“The fastball can be so dominant,” Bianco said. “You look at the board, it’s 90-93. He’ll bump it 94, 95. But there’s a lot of low 90s, which is good, but it’s not, I think, impressive when you look at the scoreboard like you see some other guys that are throwing the ball mid-to-upper 90s.

“But he commands it. It’s got good run on it. And it makes them very uncomfortable. And he can throw it on both sides of the plate. When he’s ahead in the count like that, you can see that they’re not able to barrel up the fastball. And when you don’t do that, then it’s tough to get to the breaking ball.”

Auburn never figured out DeLucia. The Tigers couldn’t barrel up his fastball and couldn’t force him out of his comfort zone. When the two teams met during the regular season, DeLucia made an appearance out of the bullpen and was solid, throwing 3.1 innings to pick up a win, but it wasn’t the same.

On Saturday in Omaha, DeLucia was ahead in the count all night, enabling him to control the action.

“There was just not those big disadvantage counts for us to do damage,” coach Butch Thompson said. “It seemed like the whole day we were trying to make contact more or less than trying to get into some advantageous situations, getting the lead-off man on, getting set for an inning.”

In the end, it was Ole Miss that worked itself into those advantageous situations. The Rebels created a two-out rally in the first inning with three straight hits, including a two-run single from Kemp Alderman that gave them a lead they would never relinquish. They added on with a solo home run in the third inning from Kevin Graham and two more runs in the sixth. With DeLucia and reliever Josh Mallitz, who struck out three batters and threw the final 1.1 innings to finish the game, on the mound, five runs was plenty.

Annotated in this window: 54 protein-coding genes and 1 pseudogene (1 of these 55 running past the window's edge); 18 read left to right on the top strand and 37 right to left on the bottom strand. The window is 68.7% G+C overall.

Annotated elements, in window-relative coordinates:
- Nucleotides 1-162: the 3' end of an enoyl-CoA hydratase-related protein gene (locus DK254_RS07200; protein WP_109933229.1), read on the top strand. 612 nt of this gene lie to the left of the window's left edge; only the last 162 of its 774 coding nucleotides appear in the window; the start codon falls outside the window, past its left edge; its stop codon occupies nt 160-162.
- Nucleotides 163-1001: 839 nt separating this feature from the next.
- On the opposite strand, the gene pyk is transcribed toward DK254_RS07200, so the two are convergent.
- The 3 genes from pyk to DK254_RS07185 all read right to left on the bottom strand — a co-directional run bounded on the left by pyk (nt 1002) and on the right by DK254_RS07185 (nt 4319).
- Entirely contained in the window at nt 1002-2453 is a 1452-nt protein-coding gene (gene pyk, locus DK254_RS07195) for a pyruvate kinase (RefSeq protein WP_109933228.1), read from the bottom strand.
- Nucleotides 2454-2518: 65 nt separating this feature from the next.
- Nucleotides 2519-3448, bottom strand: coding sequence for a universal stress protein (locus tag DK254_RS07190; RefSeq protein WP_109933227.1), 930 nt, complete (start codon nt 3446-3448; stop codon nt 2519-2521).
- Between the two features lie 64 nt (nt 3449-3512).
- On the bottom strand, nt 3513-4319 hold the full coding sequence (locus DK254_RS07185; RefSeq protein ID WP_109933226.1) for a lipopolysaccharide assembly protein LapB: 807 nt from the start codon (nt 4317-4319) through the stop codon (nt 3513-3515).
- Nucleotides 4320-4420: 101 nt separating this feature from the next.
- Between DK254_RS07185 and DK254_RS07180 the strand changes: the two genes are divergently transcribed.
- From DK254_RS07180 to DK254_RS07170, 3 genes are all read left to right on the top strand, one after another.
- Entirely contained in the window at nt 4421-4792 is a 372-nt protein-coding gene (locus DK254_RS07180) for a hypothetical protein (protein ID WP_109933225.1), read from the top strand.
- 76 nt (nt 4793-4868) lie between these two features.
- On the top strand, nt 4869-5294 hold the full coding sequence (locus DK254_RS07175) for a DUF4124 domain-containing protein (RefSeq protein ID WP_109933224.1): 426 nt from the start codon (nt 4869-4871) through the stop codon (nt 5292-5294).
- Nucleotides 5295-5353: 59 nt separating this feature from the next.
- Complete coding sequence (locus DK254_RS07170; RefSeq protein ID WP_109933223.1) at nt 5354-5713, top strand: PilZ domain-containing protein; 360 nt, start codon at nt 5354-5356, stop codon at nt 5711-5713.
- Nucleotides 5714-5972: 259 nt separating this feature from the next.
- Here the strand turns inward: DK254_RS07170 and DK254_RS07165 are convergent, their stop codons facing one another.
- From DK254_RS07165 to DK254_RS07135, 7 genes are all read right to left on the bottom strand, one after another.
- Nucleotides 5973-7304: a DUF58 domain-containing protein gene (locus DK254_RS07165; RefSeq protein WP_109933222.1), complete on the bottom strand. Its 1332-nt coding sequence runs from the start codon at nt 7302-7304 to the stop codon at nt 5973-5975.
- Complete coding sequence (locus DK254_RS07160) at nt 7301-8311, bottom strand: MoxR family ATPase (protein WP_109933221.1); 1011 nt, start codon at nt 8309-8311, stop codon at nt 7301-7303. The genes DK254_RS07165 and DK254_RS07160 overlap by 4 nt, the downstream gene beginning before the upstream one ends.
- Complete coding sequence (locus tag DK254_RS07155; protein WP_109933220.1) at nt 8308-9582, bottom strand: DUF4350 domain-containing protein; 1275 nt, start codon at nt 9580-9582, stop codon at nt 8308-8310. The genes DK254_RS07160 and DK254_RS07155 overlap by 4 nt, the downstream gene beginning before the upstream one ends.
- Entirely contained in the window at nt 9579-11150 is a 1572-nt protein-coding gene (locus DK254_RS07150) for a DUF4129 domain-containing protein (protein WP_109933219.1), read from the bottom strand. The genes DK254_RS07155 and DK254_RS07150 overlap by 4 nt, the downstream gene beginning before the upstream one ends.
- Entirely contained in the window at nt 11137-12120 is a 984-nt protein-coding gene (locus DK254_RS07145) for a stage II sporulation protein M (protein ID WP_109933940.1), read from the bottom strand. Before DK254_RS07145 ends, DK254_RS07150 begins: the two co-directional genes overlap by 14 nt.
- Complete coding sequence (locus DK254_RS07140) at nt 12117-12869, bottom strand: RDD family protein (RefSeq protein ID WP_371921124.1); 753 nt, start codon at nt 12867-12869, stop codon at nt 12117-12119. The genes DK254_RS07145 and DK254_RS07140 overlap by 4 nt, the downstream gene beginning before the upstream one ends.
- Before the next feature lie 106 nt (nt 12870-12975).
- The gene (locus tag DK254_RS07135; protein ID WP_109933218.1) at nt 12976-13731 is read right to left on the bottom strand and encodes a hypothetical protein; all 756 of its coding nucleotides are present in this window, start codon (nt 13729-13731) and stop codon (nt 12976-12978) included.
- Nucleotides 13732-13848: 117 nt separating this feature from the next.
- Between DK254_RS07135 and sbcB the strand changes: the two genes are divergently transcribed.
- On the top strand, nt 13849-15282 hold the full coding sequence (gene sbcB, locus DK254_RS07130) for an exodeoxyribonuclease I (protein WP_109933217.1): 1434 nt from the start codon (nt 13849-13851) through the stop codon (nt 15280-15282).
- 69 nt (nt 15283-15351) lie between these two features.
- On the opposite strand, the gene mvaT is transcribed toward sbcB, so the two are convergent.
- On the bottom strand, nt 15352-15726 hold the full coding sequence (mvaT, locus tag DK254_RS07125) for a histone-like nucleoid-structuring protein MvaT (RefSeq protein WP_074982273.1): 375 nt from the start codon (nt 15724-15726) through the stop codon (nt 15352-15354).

Ole Miss is the only team that has yet to lose in the NCAA Tournament, off to a 6-0 start after sweeping through the Coral Gables Regional and the Hattiesburg Super Regional before Saturday’s win. Its pitching staff has been at the forefront of its success, allowing just 12 runs in those six games.

The Rebels were one of the last four teams the selection committee placed in the Field of 64. It was a chance they weren’t sure they were going to get after getting knocked out of the SEC Tournament in the opening round. But, once they got in the tournament, the Rebels have played free and easy. They look like the team that ranked No. 1 in the country in March, not the team that struggled through four straight SEC series losses in April.

A difficult Arkansas team awaits Ole Miss on Monday evening. But the Rebels have risen to every challenge thrown out them so far in the NCAA Tournament and they’re playing with supreme confidence.

Graham said the Rebels were continuing to ride the same vibe that carried them to Omaha.

“Just ready to keep playing some more baseball,” he said.

DeLucia was more than ready Saturday against Auburn. In the Rebels’ first game in Omaha since 2014, they made it clear that they intend to keep playing baseball for a while longer.